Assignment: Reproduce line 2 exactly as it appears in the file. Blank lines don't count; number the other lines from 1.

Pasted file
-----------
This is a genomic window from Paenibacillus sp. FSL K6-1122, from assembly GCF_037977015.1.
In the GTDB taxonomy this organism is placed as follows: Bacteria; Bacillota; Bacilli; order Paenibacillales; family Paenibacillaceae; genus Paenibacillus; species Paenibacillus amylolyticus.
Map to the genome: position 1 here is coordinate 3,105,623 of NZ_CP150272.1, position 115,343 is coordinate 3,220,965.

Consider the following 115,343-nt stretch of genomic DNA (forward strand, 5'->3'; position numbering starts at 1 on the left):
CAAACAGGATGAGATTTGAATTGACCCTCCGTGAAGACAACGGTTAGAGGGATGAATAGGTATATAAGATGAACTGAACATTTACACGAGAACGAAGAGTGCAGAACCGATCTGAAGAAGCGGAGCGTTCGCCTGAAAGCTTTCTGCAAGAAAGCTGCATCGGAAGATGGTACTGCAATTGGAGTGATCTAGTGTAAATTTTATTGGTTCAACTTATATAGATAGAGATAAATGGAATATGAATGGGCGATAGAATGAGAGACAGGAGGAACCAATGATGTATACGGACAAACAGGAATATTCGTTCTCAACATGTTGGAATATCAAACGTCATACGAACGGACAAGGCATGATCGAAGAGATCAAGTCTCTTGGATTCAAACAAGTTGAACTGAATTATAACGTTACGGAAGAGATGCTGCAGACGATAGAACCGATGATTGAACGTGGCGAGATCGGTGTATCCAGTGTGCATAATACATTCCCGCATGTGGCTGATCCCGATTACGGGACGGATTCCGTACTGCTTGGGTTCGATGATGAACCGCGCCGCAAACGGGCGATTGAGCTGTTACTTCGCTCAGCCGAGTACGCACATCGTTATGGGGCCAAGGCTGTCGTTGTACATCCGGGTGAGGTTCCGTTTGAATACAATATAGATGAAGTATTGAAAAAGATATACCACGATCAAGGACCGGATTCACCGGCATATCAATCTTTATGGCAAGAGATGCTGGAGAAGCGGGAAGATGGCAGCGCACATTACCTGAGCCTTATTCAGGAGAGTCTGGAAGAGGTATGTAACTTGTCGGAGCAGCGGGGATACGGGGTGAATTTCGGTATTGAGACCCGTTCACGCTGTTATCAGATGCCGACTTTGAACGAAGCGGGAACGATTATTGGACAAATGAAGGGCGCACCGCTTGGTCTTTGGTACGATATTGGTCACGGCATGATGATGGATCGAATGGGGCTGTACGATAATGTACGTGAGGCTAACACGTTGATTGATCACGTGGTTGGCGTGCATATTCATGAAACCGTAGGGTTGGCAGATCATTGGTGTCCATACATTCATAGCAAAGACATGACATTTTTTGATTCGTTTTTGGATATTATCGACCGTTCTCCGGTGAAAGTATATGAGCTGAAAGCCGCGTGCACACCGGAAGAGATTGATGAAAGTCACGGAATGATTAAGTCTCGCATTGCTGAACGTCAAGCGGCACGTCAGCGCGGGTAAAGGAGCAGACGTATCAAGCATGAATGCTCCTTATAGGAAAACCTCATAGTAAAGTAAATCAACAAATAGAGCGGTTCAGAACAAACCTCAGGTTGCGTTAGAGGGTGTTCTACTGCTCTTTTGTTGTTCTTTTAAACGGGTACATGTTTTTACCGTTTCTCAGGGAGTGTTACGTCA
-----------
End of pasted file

In the GTDB taxonomy this organism is placed as follows: Bacteria; Bacillota; Bacilli; order Paenibacillales; family Paenibacillaceae; genus Paenibacillus; species Paenibacillus amylolyticus.